“You can sort of look at this as a miniature of ‘Pacific Standard Time,’” explained Mr. O’Brien, referring to a collaborative series of art displays organized by the Getty last year.
RSABG’s exhibit is an expansion of the Huntington’s display with a focus on the history of the local botanic garden, according to Ms. McDade. RSABG moved to Claremont from Orange County in the early 1950s to affiliate itself with the Claremont Consortium and, in particular Pomona College, which was introducing a master’s degree in botany. Much of the RSABG exhibit displays work commissioned and published by Phil Munz, former dean of Pomona College’s botany department and former executive director at the Garden. His publications feature works of a variety of artists, many of whom were his students, filed within the garden’s archives and herbarium. Clara Mason Fox’s works, several of which are on display at RSABG, are a particularly exciting find for the botanic staff as many of them were buried within the herbarium.
“It’s like finding a misshelved book in a very, very large library except that it’s actually much harder,” Ms. McDade explained. “Books advertise where they ought to be on their spine. Herbarium specimens are not filed like that. So it’s pure chance, really, when we find something.”
Another highlight for Ms. McDade is located upstairs from the main exhibit. RSABG’s display begins in the Garden’s gallery and continues upstairs in the library with “Wild in Print,” featuring yet more botanic art, such as North American Wild Flowers by Mary Vaux Walcott. While a few prints are on display outside the library, a copy of the book is within, with a special note written by the author in 1926: “With best wishes for the success of the wild garden.”
Another notable feature of the library’s display is an assortment of original glass lantern slides by Lustin Martindale from the 1930s. Mr. Martindale would capture images of wildflowers and other plants in black-and-white and hand paint each slide. At that time, the 7-by-11 slides sold for $2, the 11-by-14 for $3.50.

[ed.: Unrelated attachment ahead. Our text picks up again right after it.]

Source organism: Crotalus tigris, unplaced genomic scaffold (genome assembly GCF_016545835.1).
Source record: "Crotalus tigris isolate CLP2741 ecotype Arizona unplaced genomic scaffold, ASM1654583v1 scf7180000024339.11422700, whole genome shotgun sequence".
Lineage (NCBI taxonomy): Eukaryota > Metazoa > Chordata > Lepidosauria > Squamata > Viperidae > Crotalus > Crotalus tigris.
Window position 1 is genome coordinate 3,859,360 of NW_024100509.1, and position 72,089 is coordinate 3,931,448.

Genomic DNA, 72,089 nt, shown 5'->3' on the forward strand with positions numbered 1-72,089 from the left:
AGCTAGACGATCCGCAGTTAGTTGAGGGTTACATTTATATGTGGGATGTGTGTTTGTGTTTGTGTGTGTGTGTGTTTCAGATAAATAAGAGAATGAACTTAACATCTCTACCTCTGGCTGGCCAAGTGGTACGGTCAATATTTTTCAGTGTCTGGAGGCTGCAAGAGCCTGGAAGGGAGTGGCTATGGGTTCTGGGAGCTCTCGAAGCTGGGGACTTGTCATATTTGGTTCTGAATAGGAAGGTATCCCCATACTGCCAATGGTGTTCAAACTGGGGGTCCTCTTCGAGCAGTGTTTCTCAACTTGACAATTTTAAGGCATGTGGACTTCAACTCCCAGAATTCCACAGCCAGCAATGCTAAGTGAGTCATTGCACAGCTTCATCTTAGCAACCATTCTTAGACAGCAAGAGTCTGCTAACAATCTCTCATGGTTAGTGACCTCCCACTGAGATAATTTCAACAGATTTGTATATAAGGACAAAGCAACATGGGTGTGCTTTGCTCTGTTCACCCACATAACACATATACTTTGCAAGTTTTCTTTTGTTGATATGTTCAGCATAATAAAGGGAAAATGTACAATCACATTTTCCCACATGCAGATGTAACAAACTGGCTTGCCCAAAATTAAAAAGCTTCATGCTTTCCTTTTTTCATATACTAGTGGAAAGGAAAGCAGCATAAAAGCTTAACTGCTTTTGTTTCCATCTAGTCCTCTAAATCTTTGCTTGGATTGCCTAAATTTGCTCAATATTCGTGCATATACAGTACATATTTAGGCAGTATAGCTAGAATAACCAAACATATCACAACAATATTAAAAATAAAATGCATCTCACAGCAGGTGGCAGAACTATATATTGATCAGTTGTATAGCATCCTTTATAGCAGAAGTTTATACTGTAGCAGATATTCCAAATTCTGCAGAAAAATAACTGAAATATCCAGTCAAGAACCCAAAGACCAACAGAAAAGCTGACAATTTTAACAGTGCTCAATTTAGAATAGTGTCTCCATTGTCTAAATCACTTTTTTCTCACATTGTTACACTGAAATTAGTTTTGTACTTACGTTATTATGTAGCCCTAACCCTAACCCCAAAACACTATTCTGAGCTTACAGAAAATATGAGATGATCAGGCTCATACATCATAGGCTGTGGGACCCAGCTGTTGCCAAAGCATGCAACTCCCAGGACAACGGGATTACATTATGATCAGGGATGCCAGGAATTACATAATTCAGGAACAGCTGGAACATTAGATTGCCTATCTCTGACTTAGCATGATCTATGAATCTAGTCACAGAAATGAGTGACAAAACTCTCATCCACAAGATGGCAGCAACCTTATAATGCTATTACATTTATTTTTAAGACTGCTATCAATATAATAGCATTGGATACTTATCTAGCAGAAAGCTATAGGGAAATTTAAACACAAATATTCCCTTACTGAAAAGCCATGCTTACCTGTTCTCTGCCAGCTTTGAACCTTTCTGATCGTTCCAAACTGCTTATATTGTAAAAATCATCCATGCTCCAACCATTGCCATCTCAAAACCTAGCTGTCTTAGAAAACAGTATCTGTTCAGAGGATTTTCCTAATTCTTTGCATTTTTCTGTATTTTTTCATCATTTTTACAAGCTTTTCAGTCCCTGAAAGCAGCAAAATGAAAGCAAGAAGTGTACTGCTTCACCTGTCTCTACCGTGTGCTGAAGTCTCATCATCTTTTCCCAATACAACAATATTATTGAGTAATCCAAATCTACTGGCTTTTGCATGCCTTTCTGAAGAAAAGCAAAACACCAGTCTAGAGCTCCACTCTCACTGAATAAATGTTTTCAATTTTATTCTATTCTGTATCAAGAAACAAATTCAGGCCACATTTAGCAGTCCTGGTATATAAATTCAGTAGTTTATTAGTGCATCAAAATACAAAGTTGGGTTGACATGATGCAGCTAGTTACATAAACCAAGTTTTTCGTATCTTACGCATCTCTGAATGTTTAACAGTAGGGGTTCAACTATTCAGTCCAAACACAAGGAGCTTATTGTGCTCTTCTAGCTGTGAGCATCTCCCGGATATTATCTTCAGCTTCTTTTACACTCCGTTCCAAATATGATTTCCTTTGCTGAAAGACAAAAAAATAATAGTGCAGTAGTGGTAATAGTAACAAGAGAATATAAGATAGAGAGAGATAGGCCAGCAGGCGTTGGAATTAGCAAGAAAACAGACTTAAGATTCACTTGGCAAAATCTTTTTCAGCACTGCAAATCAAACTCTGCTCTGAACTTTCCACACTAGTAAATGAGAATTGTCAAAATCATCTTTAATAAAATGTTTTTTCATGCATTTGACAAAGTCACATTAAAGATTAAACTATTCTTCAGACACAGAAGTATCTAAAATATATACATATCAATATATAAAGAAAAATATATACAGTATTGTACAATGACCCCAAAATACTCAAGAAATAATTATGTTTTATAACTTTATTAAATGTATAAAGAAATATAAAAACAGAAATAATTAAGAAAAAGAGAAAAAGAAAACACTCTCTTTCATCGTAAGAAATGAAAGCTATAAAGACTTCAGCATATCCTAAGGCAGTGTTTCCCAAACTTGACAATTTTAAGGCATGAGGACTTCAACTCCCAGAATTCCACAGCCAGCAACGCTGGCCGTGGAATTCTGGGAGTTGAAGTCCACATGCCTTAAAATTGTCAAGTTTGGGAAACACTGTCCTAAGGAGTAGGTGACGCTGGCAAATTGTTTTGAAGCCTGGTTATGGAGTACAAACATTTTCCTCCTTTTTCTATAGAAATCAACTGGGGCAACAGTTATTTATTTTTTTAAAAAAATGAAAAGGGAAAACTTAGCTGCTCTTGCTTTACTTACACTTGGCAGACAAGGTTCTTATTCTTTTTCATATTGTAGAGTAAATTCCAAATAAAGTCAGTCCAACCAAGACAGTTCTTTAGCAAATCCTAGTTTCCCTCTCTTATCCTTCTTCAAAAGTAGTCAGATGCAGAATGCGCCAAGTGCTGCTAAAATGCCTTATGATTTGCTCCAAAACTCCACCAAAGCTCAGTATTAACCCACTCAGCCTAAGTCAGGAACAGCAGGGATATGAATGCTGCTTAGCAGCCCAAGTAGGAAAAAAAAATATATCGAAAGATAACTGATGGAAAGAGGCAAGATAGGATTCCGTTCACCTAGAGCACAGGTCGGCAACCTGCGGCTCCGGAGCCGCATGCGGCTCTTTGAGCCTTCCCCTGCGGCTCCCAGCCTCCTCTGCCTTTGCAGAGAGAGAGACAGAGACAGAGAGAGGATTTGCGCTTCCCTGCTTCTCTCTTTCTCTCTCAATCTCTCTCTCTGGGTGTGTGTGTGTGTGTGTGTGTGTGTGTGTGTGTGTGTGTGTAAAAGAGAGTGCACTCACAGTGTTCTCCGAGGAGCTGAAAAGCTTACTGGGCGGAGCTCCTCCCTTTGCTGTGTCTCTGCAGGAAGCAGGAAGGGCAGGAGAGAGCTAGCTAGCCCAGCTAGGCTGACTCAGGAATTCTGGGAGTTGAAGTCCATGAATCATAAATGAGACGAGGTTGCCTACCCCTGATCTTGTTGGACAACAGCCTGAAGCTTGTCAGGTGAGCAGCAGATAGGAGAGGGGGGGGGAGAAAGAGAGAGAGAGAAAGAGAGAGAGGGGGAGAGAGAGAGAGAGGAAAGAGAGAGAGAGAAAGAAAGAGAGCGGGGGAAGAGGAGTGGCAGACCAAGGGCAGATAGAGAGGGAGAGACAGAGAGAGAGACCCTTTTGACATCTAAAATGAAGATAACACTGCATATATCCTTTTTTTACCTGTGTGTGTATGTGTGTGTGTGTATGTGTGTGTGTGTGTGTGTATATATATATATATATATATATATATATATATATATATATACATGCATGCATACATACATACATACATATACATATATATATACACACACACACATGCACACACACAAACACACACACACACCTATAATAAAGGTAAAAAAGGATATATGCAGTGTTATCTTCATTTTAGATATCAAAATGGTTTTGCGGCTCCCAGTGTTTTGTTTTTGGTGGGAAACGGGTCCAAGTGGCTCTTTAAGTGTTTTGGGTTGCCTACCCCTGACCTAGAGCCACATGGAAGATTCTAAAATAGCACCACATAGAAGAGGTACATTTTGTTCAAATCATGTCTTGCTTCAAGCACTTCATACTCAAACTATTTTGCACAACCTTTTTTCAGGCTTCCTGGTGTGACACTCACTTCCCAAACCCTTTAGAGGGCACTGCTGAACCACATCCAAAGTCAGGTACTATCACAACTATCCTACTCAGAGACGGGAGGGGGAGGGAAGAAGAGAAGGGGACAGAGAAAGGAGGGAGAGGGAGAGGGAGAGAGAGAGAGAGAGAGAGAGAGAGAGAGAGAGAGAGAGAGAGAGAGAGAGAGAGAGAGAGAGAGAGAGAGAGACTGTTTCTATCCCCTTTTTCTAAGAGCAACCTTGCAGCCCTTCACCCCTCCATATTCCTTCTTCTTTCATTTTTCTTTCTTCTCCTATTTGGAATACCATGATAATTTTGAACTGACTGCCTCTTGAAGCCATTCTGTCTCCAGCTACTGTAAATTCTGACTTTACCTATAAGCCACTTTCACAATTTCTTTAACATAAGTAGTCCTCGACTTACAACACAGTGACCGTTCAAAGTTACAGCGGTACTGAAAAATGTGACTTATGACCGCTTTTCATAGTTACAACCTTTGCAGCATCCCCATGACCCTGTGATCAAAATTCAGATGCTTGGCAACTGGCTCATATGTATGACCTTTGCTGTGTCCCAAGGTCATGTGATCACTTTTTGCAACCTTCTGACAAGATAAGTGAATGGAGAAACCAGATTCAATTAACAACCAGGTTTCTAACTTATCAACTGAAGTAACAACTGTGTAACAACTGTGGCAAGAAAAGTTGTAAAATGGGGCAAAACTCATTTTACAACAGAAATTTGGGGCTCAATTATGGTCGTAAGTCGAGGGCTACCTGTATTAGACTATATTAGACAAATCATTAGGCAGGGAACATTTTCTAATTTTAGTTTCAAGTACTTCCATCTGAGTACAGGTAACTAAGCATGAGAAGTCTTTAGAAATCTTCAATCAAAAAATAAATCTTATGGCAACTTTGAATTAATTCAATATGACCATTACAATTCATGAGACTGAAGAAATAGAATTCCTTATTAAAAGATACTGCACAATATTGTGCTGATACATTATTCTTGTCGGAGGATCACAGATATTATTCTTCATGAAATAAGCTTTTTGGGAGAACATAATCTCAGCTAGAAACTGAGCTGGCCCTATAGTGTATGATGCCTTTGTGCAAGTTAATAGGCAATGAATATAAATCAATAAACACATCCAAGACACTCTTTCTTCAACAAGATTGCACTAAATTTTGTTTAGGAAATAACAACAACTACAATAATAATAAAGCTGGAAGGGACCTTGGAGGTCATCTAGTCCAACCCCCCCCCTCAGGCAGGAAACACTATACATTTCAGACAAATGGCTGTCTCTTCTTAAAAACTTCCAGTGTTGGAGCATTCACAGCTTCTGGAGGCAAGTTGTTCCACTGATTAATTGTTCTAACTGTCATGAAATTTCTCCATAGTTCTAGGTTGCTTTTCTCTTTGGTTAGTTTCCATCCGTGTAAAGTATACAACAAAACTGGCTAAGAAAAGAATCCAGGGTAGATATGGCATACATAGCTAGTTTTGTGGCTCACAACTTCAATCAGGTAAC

“When They Were Wild” and its accompanying displays may only be shown through the beginning of June, but garden archivists are working hard to ensure the collections do not sit in the dust for another 50 years. All of the prints, and more, can be viewed in a virtual exhibit found on the RSABG website at www.rsabg.org.
“Local plants are always given short shrift as people go for exotic plants instead of looking at the options within their own backyard,” Mr. O’Brien said. “It’s important for us to bring about people’s awareness that California has this amazingly beautiful flora that most of us just take for granted or never go out to see. This [exhibit] is about promoting an awareness and appreciation.”
“When They Were Wild” displays can be found at RSABG (1500 N. College Ave., Claremont), the Huntington Library (1151 Oxford Rd., San Marino) and the Theodore Payne Foundation (10459 Tuxford St., Sun Valley) now through June 10. RSABG’s gallery exhibit is open Friday through Sunday from 10 a.m. to 4 p.m., and in the garden library, Monday through Friday from 9 a.m. to noon and 1 p.m. to 4 p.m. Viewing is free with garden admission, priced at $8 for adults, $6 for those 65 and older as well as students, $4 for children 3-12 and free for members and children under 3.